The agricultural sector in Southern Italy depends heavily on foreign labour forces coming from other EU member states or third countries. However, seasonal agricultural workers are more likely to experience violations of their rights. This is in order to reduce the producers’ wage costs as well as the prices charged to consumers in many countries including the Nordics.
Agriculture in Southern Italy heavily relies on undeclared work. In 2019, an estimated 59 percent of the agriculture work was conducted without a regular employment contract, the majority of which was performed by foreigners. The lack of legal recognition makes violations of workers’ rights easier. Overall, around 37 percent of the workforce in Italian agriculture is composed of foreigners. Despite minor differences depending on the years, foreign labour force in Italian agriculture mainly come from Eastern Europe (Romania, Albania, Poland, Bulgaria, Macedonia), Northern Africa (Morocco, Tunisia), India and Senegal. The importance of foreign labour force for Italian agriculture has become evident during the ongoing Covid-19 pandemic, when limitations to individual mobility have significantly reduced the flux of foreign agricultural workers to Italy.
There is also a growing connection between the Mafia and the agricultural sector, the ”agromafia”. In Southern Italy, a large part of the organisation of agricultural labour is characterised by the so-called ”capolarato”: members of gangs act as intermediaries between employers and workers, including foreigners. A report issued in 2020 by the Osservatorio Placido Rizzotto identifies 180 000 workers as vulnerable and subjected to exploitation and “capolarato”. These gang members use illicit or violent methods and control completely workers’ lives, from their arrival in Italy, to their wages and housing.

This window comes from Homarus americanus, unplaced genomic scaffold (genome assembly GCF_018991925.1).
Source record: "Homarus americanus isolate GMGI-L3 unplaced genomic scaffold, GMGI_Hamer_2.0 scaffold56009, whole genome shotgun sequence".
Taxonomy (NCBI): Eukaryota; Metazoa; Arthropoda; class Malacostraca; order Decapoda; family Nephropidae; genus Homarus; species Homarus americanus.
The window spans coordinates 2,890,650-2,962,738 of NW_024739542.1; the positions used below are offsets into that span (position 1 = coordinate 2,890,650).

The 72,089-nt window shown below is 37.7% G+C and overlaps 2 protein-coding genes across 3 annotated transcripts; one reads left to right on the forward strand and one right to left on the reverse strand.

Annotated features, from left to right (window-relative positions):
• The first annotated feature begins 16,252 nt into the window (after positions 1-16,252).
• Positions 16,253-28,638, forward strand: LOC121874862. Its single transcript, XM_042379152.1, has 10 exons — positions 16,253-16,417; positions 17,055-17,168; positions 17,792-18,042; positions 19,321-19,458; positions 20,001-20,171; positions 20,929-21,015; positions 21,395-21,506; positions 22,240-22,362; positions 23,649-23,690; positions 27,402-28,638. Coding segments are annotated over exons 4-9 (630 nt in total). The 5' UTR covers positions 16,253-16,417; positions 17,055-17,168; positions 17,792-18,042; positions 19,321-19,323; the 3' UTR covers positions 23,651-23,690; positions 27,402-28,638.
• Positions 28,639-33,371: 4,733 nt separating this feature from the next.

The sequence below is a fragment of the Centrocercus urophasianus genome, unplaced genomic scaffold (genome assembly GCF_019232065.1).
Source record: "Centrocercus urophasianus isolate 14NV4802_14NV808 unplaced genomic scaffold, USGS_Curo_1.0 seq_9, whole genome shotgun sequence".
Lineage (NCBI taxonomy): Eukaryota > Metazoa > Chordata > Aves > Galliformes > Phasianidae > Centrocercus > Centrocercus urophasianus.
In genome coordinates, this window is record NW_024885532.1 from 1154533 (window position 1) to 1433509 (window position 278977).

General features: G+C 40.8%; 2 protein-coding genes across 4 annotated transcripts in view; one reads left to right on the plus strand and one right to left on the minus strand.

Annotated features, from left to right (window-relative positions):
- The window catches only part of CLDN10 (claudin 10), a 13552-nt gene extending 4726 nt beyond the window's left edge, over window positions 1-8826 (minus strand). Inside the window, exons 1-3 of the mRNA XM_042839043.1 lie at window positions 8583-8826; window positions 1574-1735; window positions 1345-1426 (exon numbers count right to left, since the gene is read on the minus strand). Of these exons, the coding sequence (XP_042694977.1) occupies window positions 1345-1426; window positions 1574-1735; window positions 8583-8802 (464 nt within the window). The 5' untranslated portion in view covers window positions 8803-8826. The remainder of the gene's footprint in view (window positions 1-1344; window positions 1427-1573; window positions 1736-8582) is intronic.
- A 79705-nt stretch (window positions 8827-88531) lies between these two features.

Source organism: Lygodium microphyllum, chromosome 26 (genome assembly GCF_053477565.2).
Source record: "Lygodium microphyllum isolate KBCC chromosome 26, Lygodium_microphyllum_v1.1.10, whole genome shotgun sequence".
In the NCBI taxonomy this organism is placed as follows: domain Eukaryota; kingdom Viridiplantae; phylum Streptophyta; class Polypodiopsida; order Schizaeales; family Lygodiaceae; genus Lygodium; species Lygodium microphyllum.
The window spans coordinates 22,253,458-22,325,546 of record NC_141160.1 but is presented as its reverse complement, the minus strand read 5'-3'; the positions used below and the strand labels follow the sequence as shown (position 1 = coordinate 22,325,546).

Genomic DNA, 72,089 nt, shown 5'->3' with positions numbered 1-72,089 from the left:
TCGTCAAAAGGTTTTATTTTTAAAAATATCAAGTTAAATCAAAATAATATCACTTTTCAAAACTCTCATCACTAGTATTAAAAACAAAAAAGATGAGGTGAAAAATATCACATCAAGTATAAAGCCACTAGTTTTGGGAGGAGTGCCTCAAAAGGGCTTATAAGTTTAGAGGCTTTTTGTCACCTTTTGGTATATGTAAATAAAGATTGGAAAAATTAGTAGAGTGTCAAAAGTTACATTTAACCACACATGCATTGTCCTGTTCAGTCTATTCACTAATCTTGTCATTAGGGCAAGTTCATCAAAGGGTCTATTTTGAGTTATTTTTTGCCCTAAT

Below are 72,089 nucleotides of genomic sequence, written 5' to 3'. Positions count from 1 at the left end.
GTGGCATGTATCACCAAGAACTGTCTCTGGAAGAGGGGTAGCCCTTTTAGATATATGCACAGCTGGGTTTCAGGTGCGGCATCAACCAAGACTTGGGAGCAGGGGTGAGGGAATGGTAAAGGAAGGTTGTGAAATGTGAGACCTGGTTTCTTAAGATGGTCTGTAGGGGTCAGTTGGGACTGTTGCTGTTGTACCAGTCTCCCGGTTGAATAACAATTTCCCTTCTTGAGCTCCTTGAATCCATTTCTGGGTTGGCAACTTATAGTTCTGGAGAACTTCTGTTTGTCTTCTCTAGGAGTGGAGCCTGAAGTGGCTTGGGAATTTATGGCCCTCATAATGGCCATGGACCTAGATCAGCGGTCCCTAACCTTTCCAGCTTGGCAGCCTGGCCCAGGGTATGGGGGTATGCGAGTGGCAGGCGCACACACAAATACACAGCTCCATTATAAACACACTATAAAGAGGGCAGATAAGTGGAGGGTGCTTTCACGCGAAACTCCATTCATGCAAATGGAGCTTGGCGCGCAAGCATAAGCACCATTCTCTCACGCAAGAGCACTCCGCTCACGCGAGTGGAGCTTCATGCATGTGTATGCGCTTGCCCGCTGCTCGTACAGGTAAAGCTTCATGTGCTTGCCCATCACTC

Osservatorio Placido Rizzotto and Oxfam report that violations of migrant workers’ rights range from incredibly low wages, exhausting working shifts and unsafe working environments; to episodes of violence and racism. Migrant workers in Southern Italy are forced to live in poor conditions, such as tent cities or slums with no heating or running water. Women are victims of sexual harassment and violence. The situation has only worsened under the corona pandemic, where migrant workers are exceptionally exposed to infection and do not have access to health care.
An international system of exploitation
The problem of migrant workers’ exploitation cannot be isolated to Italy as the goods are being distributed to other European countries. According to Oxfam, amongst these are Germany, Austria, Switzerland, France, Sweden and the UK. The agricultural exploitation in Southern Italy allows low-cost goods to be exported abroad successfully: fresh and canned tomatoes, oranges, strawberries, grapes, melons, watermelons and olives. In 2017, Danwatch, a Danish investigative media, documented how Danish supermarkets sell canned tomatoes from areas in Southern Italy, where migrants are working under “slave-like conditions”.
Migrant workers’ rights are thus tied to the chains of production and affected by markets around Europe. Their rights and working conditions are interlinked with an international system, where companies’ interests can outweigh fair working conditions. Their exploitation is not isolated to Italy – the exploitation is tied to global markets.